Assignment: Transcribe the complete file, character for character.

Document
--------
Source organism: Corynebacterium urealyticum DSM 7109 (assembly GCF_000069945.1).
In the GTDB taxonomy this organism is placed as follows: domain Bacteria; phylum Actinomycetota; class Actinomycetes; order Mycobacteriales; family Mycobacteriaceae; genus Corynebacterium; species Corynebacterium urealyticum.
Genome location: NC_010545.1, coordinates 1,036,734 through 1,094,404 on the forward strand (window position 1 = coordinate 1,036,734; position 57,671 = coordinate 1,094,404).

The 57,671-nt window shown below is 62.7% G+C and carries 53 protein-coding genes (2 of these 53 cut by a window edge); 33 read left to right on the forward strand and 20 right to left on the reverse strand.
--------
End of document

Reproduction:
Source organism: Corynebacterium urealyticum DSM 7109 (assembly GCF_000069945.1).
In the GTDB taxonomy this organism is placed as follows: domain Bacteria; phylum Actinomycetota; class Actinomycetes; order Mycobacteriales; family Mycobacteriaceae; genus Corynebacterium; species Corynebacterium urealyticum.
Genome location: NC_010545.1, coordinates 1,036,734 through 1,094,404 on the forward strand (window position 1 = coordinate 1,036,734; position 57,671 = coordinate 1,094,404).

The 57,671-nt window shown below is 62.7% G+C and carries 53 protein-coding genes (2 of these 53 cut by a window edge); 33 read left to right on the forward strand and 20 right to left on the reverse strand.